Friends Before Lovers?


The Conversation, pg 18, 20, 21, 29

“I’ve put friendship and romance in two different categories.  When I know that I’m friends with a woman, I feel more at ease because I can trust those boundaries.”

“I started to wonder whether men and women even talk to each other.  I mean really talk – easily and freely – without reservations – like we do with our friends.”

“We’re either lovers or we’re platonic friends, but not both”

“I don’t think a lot of people find themselves in relationships with people they like and are friends with” 

Confessional:  over 90% of my romantic relationships have started as friendships.  I have trust issues, but they’re not the “I wanna check your phone log trust issues” though I have been there in my younger years.  My trust issues are more like “do I trust that if we sleep together, that I know you well enough that you’ll be back tomorrow and didn’t tell the entire neighborhood?” or “do I know how you will react if heaven forbid I end up pregnant because the contraceptives didn’t work properly?”  In other words, I don’t trust people I don’t know…especially not with my heart.  I’d probably give someone my bank account information and a key to my house before I let them inside my heart, and often my bed.  Granted I’ve made a few unwise choices here (like any person), but since most of the men I’ve dated began as friends; most of the men I’ve dated respect and care for me long after the relationship is over. 

In thinking about why friendship with men is so important to me, I immediately think of my best friend.  Although I grew up as an only child, my best friend (who was two years older than me) practically lived at my house and around my family; we were closer than peanut butter and jelly.  He protected me like a little sister and also encouraged me like a partner-in-crime.  We talked; I mean we really talked.  Unlike many females, this means he was the guy I could turn to for the male perspective.  He always gave it to me straight!  He was absolutely amazing at helping me navigate men and relationships.  Most importantly, he set the bar for me on what I expect from the men I date and the man I will later marry.  I expect my future husband to be my best friend.  I expect unconditional love and acceptance.  I expect to share things with him without feeling inferior or judged even if there are times that I may disappoint. I expect that he will trust and love me enough to do the same. I expect that our bond will be so strong that there isn’t anyone that can shake it.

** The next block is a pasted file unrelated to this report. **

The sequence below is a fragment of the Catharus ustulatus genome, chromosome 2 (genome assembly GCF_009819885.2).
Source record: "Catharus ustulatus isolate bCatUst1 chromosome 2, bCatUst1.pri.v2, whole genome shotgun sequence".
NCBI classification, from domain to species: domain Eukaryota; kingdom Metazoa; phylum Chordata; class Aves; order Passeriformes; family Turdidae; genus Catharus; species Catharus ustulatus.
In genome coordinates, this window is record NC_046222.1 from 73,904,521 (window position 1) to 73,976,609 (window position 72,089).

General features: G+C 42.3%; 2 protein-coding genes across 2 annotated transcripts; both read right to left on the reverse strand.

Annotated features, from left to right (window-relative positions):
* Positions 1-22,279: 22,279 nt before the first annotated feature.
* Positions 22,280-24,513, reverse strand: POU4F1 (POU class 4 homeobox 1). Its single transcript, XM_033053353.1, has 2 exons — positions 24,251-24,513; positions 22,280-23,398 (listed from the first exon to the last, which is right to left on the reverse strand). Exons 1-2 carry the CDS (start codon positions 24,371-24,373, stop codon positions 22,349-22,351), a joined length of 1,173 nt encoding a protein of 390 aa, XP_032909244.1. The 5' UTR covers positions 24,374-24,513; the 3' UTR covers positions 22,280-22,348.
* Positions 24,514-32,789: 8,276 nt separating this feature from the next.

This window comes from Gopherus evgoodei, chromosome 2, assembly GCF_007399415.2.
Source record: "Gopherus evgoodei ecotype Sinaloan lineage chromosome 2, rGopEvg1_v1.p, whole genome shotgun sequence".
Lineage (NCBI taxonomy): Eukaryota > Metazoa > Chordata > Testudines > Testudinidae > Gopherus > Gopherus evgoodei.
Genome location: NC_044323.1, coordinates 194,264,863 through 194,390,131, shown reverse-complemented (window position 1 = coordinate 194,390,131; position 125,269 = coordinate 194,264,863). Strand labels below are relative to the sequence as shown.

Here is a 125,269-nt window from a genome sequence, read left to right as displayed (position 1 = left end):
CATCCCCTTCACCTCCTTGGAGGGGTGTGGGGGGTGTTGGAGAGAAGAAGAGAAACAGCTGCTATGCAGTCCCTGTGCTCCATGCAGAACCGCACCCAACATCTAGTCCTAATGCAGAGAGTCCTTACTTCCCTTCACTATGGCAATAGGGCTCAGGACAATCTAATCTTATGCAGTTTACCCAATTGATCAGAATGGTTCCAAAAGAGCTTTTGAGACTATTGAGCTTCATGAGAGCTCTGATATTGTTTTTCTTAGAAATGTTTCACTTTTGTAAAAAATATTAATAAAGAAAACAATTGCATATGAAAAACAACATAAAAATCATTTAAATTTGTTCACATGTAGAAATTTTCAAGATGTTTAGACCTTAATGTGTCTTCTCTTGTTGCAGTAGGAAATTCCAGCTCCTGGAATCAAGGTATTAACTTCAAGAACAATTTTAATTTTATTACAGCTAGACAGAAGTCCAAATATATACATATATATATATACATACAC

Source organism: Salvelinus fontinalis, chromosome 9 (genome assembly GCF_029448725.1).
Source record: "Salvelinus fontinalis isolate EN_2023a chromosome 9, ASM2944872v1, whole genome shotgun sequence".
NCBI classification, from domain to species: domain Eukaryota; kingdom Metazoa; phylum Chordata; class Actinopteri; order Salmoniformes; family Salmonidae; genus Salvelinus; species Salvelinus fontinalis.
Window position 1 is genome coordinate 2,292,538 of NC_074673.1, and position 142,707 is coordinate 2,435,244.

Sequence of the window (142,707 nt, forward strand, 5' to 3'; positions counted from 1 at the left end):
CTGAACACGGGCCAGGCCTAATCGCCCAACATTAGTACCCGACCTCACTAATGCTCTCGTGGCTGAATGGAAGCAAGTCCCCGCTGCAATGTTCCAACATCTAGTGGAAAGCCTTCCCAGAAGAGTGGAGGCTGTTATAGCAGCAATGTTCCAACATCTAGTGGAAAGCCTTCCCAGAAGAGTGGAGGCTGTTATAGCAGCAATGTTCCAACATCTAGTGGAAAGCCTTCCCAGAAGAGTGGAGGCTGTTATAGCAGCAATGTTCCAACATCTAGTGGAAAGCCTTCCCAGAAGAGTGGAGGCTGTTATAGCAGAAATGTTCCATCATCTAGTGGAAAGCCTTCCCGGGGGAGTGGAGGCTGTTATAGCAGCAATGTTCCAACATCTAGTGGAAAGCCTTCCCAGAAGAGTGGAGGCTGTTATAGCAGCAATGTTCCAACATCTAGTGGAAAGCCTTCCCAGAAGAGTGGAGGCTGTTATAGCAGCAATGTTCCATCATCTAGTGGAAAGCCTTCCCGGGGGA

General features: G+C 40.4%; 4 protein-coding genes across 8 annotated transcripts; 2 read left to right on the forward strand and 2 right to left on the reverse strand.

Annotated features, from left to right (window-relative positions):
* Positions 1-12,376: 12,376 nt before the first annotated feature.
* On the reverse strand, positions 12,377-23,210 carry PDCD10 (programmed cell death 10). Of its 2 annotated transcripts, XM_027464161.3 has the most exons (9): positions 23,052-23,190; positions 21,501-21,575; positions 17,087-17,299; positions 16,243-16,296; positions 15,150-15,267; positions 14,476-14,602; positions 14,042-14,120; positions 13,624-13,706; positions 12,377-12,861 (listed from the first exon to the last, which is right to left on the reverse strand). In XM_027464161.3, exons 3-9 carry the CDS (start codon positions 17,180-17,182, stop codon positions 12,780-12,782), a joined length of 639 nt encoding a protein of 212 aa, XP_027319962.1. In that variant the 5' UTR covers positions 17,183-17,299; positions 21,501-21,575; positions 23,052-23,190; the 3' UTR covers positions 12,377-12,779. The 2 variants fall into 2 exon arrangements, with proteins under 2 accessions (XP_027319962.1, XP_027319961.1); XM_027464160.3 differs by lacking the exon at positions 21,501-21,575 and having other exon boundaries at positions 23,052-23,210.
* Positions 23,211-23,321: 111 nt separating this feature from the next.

Having said that, it’s actually quite ironic that I think many of the guys I’ve been attracted to (not necessarily the ones I’ve dated) over the years put me in the “friend box” or in their “back pocket/burner for later.”  Although I’m fine with the platonic friend box, I’m not fine with those guys who put me there solely because I know too much about them? WTF?!  Granted, I’m thankful to know that these are some of the guys that will be dating someone else and not me (lol), but it’s disheartening to discover that these boxes and boundaries exist.  The back pocket/burner guys are even worse.  When allowed to do so, they simply use the friendship as a safety net…they notoriously keep the lines of communication open and occasionally make the “habitual line-stepper” comments that imply an interest beyond friendship.  The worst of these guys capitalize on chance encounters to hit on their female friends when they’re hanging out, especially if there’s alcohol involved.  To the women out there with those “friends”…I have one word: RUN! (lol)

Seriously, I feel like there are so many men out there who don’t truly value friendship BEFORE intimacy.  Many of the guys who share their real thoughts with me seem to go after a woman they’re attracted to (& often know nothing about other than she looks good or looks good on paper) and THEN they become friends (or not) as a byproduct of the relationship.  Sometimes, these guys are living double lives.  They have the image of a  “perfect” woman/relationship at home, but have to block some facets of their personalities (or worse, live those outside the relationship).  Often, these are the same guys that wonder why their relationships don’t work when things start getting difficult?!  Despite this, they CONTINUE to put women in these boxes.  So, here are my questions to the ladies and gents reading this post:  Can you be friends before you are lovers?  Are you able to share things you’d share with a friend with someone you’re dating?  Do you want it to work that way?


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